Plaster of Paris Progress on My Model Railroad

Using Plaster of Paris in model railroading is a messy process, but the outcome can be amazing. In my last post I wrote about using cardboard for the underlayment around my risers. So far it has worked very well and I am pleased with the progress.

I use small squares of paper towel covered in wet plaster, then lay them on the cardboard right up to the edge of the cork roadbed.

I made the mistake of not covering the roadbed with tape so I have a little bit of clean-up to do, but that won’t be a problem. It’s all going to be covered in ballast material anyway.

I am using Woodland Scenics rock molds for the first time in my model railroading life. I am really happy with the results! The detail is fantastic. The difficult part will be placing them in such a way that there isn’t a predictable pattern. A few of them broke when I removed the mold, so there is definitely a learning curve in making rocks.

I first purchased dry Plaster of Paris in a one pound container which I quickly used up. I then purchased two more of the same size which didn’t last much longer than the first. A two pound bucket would certainly keep me going for quite a while. Wrong. Pouring rock molds takes a lot of plaster.

Plaster of Paris is mixed at a ratio of 2:1, two parts powder, one part water. It doesn’t matter what kind of scoop is used but it is important that the measurements of powder to water be exactly two to one.

I find that one cup of powder to a half-cup of water is the perfect amount to use before it begins to set and gets away from me. I work as quickly as I can, dipping the squares of paper towel in the plaster and laying them in place. I leave the pieces bunched rather than smoothing them.

I was really concerned about how my scratch-built risers stretching across the middle of the layout would look. With the “ground” reaching from the roadbed on a slant to the layout surface, I think I’m on the right track. (No pun intended, but it’s a good one!). I’m getting anxious to complete the plastering and start painting.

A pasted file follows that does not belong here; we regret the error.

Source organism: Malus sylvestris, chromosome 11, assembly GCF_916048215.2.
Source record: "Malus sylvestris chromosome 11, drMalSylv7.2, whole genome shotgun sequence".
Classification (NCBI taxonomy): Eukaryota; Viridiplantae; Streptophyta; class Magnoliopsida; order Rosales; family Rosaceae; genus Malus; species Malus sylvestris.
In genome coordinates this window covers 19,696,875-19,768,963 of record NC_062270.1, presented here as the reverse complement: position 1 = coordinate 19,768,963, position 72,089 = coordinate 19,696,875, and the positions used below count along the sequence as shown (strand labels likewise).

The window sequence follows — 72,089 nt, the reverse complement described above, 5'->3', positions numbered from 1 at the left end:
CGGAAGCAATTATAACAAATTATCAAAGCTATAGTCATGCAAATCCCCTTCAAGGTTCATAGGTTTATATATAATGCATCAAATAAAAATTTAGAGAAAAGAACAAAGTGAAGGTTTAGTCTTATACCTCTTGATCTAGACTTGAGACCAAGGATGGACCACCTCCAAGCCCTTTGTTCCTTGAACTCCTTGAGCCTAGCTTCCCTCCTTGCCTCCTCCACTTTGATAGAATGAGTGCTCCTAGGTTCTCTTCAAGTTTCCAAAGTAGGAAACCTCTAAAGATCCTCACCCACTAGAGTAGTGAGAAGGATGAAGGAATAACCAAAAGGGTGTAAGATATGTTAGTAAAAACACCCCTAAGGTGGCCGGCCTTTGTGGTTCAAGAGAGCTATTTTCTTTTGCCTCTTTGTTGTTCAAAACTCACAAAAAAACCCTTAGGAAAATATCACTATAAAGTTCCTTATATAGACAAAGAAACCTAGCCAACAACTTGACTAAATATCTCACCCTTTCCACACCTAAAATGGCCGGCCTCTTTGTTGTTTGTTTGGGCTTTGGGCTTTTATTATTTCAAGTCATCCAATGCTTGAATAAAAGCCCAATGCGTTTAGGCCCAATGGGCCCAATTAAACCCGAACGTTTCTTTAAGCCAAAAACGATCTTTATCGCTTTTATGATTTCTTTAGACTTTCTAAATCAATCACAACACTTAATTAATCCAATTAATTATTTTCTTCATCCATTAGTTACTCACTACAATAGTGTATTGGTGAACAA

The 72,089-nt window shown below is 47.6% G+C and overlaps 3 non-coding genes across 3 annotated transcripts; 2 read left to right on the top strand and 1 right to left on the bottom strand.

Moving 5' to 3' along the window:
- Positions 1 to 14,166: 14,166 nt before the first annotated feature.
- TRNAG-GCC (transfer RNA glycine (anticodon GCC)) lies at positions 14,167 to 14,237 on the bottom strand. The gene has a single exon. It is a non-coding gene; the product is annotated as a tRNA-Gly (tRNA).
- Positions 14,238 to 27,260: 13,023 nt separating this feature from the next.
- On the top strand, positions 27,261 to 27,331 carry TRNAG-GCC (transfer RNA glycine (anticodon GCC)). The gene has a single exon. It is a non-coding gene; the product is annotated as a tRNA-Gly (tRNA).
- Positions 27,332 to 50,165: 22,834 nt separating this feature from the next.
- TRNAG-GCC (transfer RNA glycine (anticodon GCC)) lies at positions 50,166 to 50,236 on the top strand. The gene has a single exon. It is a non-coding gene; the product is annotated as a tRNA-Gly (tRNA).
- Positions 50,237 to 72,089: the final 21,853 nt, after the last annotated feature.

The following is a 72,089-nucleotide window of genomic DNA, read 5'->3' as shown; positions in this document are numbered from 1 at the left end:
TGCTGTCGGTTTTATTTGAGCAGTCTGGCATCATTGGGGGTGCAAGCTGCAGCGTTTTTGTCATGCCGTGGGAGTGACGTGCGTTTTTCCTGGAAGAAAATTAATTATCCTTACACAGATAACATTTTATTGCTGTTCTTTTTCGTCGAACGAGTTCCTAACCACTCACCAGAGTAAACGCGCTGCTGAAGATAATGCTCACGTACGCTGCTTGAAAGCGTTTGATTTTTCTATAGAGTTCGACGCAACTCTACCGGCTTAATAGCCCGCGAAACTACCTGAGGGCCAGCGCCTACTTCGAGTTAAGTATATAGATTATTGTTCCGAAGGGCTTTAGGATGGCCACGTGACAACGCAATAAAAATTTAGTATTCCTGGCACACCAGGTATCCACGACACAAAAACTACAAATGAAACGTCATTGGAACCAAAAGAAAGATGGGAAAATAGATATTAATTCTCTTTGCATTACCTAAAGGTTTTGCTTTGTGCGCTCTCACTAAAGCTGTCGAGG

My rock production line requires a lot of patience. I have four molds and I pour them all at one time. I first rinse the molds and lay them out with support under the edges so they lie flat. I mix the plaster and pour. The most difficult part is waiting for the plaster to cure. I wait twenty-four hours before I do anything. I then carefully peal the molds away from the new rocks. Voila! Beautiful! It takes a couple more days for the green rocks to turn white.

Model railroading is a wonderful hobby. I’m not a master modeler at all. It’s not my plan to try to be one of the best. The point is, if I’m happy with what I create on my model railroad, then it is the best.

Choosing not to compare my model railroad, my writing, my piano playing, myself with anyone else has been a tough lesson to learn. I’m still working on it. If I do begin to compare myself with others, I tend to come up short. If I decide what I’ve done is better than anyone else, I’m wrong again. It’s enough to be satisfied with what I’ve done and choose to be happy with the results.

When I work on my model railroad, I always have music playing, either Earl Klugh radio on Pandora, or country music on FM. With a cup of coffee close by, I’m happy.

Good luck with your model railroading

Model Railroading Beats Covid Stress

Model railroading is a terrific way to lose yourself in details that have absolutely nothing to do with the media, bad news, worse news, health scares, or Covid.

It’s been almost four months since I worked on my model railroading project, The Maple Valley Short Line.

Part of model railroading, at least for me, has been anticipating but not being upset by the feeling of hitting a wall. My motivation to build disappeared. Today I reactivated and found it.

Even as I stood in front of my layout, it wasn’t until I actually started measuring, cutting, and gluing that I began to feel motivated.